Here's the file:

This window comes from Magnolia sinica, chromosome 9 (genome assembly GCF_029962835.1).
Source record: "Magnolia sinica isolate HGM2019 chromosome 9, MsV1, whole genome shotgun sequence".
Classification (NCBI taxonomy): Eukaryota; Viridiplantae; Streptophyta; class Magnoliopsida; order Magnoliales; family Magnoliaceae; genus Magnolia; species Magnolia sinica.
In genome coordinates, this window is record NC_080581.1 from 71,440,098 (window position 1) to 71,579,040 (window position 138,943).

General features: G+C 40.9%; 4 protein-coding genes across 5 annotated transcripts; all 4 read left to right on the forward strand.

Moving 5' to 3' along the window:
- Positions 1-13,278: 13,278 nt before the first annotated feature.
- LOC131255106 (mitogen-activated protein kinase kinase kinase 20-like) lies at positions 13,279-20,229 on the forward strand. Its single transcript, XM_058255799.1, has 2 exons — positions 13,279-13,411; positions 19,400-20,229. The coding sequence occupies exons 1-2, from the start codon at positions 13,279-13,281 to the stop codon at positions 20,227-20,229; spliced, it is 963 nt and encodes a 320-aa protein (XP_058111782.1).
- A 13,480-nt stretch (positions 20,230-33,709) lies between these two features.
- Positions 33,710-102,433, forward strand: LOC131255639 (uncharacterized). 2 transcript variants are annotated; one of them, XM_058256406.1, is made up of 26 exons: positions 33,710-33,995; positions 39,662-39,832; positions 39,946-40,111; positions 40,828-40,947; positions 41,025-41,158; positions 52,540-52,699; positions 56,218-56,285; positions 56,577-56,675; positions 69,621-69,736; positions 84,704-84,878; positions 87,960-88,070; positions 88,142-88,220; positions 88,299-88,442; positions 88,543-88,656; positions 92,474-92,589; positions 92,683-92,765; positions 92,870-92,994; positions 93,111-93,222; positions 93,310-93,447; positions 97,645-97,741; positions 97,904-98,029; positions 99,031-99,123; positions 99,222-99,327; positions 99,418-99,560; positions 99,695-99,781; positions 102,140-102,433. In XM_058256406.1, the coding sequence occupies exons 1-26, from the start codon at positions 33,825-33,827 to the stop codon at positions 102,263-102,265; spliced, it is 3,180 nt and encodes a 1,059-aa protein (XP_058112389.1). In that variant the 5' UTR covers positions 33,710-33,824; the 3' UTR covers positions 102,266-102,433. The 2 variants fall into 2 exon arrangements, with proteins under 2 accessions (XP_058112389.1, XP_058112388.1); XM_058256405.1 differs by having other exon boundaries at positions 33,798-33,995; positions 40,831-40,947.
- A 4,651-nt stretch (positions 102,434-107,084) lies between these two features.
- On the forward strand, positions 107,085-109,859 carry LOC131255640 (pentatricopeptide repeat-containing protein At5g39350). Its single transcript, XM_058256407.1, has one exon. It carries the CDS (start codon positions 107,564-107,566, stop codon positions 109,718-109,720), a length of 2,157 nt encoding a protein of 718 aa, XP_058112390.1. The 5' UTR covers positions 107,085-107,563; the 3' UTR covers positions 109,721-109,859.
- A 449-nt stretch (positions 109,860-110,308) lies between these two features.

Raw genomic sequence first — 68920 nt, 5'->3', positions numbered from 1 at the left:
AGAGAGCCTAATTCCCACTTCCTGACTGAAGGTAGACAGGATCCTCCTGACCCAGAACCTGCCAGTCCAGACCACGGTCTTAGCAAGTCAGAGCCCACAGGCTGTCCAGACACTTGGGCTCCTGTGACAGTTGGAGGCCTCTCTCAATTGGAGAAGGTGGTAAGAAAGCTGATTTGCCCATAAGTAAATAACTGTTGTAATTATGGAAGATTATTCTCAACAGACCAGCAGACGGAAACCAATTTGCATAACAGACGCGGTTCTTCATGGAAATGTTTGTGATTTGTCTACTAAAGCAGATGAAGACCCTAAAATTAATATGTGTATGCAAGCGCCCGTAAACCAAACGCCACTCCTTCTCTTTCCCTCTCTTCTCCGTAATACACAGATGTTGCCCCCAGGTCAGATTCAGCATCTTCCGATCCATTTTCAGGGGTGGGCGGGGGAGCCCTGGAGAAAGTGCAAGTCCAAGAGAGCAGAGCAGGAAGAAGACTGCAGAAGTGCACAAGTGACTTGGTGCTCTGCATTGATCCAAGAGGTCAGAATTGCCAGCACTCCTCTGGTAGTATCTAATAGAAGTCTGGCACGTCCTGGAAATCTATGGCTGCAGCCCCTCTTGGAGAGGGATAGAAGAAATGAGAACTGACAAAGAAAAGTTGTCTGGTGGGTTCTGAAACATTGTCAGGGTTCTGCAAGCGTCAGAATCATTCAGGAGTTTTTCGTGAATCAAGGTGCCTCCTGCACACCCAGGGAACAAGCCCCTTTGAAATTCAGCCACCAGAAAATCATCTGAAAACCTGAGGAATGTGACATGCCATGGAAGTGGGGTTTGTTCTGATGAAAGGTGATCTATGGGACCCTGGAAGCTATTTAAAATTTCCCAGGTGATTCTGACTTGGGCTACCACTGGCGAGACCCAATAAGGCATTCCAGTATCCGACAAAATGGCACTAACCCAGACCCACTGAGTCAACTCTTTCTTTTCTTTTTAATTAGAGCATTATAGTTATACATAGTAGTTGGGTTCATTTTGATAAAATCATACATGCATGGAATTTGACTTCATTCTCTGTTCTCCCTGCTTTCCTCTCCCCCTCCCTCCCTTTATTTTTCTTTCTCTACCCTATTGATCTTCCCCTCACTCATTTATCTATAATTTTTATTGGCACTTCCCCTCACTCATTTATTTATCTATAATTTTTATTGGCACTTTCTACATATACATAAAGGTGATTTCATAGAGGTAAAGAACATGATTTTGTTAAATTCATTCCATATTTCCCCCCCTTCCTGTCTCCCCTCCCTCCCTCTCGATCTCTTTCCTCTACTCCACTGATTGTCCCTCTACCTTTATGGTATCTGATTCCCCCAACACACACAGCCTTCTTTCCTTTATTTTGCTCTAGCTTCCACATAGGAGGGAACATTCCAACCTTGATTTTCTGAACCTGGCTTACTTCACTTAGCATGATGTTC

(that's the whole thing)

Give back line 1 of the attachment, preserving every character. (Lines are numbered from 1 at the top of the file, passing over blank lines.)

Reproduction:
This window comes from Magnolia sinica, chromosome 9 (genome assembly GCF_029962835.1).